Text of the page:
You can.

This phrase is now officially my favorite sports (and life) phrase of all time. As a teammate, I love pushing my tennis partner to take a few more steps to get that stray tennis ball “you can, you can!” In coaching, I love encouraging young athletes to try another time when they are ready to throw in the towel “you can, you can.” When my kids tell me they can’t find anything to pack for their lunches, I say “you can, you can.”

Our days are a series of choices. Sure, there is some level of serendipity, spontaneity and even chaos to any twenty-four hour period, but we can still choose how we approach the day and how we speak to ourselves about what we are able to do. Choosing to say to ourselves “you can,” before the world has a chance to tell us otherwise is strategic and powerful.

Guess what? You can be strategic and powerful. Now what?

You can.

Southern Comfort: Lessons on Loving Food Appropriately with Robin Shea

by Jill Farr

Southern gal Robin Shea has been known for her “Southern Fried” fitness approach for some time, but her relationship with food wasn’t always a balanced one.

“I’ve always been a fitness fanatic, fitness has always been a part of my life, but the relationships I had with food were very unhealthy,” Robin admits. “Dieting, not dieting. Dieting, not dieting.”

“I was tired of that yo-yo. I knew there had to be a balance that I could strike that was more rewarding and fulfilling. With the 80/20 method I found that, and a way to keep the passion I had for good food as well.”


The 80/20 method-- which encourages healthier food decisions 80% of the time, leaving 20% for more indulgent choices—is not only a practicality Robin lives…it’s also the theme for her television show, which airs on the Paula Deen network, Create TV, and PBS.

Cooking 80/20 allows viewers to see Robin bring healthy recipes to life (and enjoy her vivacious personality), and the show has featured her four sons, exhibiting the reality that this way of life can work with large families, as well.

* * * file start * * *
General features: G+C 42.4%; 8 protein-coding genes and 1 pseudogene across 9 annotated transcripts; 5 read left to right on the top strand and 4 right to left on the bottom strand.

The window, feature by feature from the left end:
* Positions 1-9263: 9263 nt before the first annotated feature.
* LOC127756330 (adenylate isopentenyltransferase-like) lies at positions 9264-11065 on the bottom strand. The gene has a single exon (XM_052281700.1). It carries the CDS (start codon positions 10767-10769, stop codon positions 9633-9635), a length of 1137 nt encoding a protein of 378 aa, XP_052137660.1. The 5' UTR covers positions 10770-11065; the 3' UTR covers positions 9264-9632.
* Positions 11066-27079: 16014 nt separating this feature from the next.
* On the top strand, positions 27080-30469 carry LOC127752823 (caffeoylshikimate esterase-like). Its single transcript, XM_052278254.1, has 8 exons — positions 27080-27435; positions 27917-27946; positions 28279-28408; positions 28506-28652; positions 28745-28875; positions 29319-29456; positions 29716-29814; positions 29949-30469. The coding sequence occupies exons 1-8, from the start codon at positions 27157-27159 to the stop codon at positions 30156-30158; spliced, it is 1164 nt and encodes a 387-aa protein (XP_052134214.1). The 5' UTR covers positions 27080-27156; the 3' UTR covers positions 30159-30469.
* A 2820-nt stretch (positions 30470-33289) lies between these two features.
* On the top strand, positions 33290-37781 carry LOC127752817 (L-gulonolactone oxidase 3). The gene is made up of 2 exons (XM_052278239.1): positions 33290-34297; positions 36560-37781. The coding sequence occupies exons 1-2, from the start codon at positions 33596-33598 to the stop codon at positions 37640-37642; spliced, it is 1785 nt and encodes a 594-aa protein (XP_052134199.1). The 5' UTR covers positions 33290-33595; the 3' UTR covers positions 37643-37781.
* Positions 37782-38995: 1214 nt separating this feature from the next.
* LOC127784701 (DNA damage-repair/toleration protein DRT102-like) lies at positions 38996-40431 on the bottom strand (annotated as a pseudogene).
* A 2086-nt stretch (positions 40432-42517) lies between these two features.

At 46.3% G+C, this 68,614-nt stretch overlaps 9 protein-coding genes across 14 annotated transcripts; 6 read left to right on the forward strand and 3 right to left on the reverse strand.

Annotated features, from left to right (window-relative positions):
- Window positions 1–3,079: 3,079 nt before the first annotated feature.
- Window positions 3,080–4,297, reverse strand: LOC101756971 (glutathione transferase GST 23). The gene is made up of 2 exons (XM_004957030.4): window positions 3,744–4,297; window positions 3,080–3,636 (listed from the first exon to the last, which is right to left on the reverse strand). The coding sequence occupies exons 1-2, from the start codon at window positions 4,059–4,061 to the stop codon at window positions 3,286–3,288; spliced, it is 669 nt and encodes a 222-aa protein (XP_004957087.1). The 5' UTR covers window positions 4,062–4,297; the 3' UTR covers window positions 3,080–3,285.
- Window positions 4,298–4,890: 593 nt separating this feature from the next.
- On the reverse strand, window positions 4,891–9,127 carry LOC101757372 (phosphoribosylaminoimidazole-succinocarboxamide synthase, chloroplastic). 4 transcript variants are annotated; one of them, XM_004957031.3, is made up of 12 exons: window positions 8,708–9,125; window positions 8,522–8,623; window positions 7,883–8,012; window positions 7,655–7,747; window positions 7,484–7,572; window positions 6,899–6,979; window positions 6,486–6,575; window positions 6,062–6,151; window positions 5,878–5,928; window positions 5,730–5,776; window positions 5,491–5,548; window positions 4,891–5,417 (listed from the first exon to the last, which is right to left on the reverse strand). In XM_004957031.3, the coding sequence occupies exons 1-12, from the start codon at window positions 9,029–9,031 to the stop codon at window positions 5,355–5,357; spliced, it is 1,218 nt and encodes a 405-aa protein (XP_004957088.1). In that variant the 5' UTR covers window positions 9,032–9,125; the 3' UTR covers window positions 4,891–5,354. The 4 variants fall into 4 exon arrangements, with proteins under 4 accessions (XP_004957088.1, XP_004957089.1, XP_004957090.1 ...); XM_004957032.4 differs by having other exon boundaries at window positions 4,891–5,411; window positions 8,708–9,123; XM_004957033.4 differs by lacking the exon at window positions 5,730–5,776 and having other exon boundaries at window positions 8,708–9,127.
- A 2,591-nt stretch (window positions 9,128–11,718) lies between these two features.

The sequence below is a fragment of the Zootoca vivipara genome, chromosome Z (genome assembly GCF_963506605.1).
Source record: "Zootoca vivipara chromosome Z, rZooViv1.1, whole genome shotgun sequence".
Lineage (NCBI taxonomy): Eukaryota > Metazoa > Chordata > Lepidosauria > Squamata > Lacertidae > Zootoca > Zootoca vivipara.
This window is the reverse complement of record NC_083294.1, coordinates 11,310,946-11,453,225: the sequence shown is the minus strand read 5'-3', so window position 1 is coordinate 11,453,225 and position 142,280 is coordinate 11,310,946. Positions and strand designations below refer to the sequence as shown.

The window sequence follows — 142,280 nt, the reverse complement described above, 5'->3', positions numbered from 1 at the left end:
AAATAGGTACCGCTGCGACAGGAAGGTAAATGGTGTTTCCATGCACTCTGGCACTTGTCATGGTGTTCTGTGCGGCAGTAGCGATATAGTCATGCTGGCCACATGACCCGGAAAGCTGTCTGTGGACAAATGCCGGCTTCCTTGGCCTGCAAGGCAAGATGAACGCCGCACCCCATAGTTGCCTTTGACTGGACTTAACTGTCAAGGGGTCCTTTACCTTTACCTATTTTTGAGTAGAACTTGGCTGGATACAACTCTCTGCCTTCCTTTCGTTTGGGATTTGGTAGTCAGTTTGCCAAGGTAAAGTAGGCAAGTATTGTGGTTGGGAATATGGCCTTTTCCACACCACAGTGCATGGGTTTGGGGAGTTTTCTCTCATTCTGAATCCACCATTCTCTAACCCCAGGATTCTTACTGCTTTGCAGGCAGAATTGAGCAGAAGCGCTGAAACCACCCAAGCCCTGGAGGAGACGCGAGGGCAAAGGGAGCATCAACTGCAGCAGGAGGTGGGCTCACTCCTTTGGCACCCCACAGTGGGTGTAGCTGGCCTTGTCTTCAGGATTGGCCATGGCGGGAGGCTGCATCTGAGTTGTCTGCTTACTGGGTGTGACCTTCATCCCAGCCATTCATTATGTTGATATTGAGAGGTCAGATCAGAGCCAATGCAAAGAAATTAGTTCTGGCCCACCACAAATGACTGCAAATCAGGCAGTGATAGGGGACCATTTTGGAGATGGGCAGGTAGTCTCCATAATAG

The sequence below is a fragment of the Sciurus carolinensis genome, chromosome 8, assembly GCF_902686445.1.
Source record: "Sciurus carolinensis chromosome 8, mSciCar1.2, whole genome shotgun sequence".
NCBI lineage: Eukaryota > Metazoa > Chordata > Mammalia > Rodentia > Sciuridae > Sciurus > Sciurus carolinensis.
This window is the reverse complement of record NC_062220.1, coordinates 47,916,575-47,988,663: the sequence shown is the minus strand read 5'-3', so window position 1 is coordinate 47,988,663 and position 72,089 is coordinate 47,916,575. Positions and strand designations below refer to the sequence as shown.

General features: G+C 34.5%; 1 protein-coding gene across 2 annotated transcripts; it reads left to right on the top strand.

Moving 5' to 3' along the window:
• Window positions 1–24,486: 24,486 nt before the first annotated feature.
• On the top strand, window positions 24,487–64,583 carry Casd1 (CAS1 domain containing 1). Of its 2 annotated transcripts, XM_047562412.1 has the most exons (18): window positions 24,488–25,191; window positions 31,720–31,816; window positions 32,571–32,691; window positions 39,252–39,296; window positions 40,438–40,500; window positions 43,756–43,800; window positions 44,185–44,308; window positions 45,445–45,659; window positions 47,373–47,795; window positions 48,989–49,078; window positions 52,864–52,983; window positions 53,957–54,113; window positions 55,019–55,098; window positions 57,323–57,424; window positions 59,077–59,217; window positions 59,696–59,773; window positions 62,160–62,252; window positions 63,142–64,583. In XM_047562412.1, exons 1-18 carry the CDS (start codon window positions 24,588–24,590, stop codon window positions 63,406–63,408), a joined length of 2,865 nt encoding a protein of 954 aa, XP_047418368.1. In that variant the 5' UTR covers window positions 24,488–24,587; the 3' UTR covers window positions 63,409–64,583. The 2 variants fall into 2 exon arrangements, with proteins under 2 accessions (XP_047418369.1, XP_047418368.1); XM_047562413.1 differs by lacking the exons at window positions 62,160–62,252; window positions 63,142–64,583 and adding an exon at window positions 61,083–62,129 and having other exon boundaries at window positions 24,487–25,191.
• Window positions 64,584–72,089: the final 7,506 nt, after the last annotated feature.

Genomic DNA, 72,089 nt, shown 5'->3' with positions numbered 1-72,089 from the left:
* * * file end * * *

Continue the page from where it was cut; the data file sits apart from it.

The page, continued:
Retooling recipes and replacing some ingredients with healthier alternatives was one key, but Robin also says that there was another factor that needed embracing; letting go of guilt.

“A lot of people don’t realize that psychologically, we introduce guilt as a factor,” Robin says. “It’s a double edged sword. We have to understand that guilt sabotages us on every level. If you can push the reset button every morning when you open your eyes, and truly embrace that, you can learn to let go of guilt, and you’re so far ahead of the game and headed for success.”

The 80/20 approach contains a lot of common sense, as a method of eating—there’s evidence that supports not engaging in super restrictive dieting, long term, if you want to maintain good habits—but there’s also one simple reason to save some room in your diet for the occasional indulgence; happiness. Robin believes that healthy eating doesn’t have to preclude happy eating, as long as there’s a reasonable balance.

“A very important point is that if you’re not enjoying every step of your process, you’re on the wrong journey,” Robin maintains. “I’m not saying you’re not going to experience trouble. Just find the approach that gives you a certain level of satisfaction every day. You should be having fun! If you’re miserable, it’s the wrong diet, the wrong approach…identify it and change it.”

“You should be enjoying it—every day should be rewarding in some way.”

#GORGOgirl: Katie Singletary

We love featuring our everyday GORGOgirls that are inspiring us to crush life and a balanced approach to fitness.
Meet Katie Singletary.


Tell us about yourself!

My faith and my family are the most important things in my life.  God has blessed me with people that love me regardless of my flaws and I am so thankful for that.  I come from a family of women who love to cook and are really good at it too! I love being in the kitchen and learning new recipes and cooking techniques.  Being a new mom has been such a joy and I can’t wait to teach my daughter all the things my mother has taught me.  My husband and I have both just taken up golfing and it has been so fun learning something new together.  He is already way better than me but I’m coming for him!  My love languages are quality time, words of affirmation and physical touch.  That means I’m always up for hanging out, meaningful conversation and I’ll never turn down a hug! :)
I am the proud wife of a Captain in the US Air Force.  Taurean and I met when he was stationed in OKC and we have since moved to Georgia. We are each others biggest fans and life together gets more fun all the time! Our baby girl Mila was born on October 2, 2018. I am the owner of Brand Boutique, promotional products and advertising specialties company. I was born and raised in Oklahoma, but currently living in Columbus, Georgia.


Tell us about your fitness life.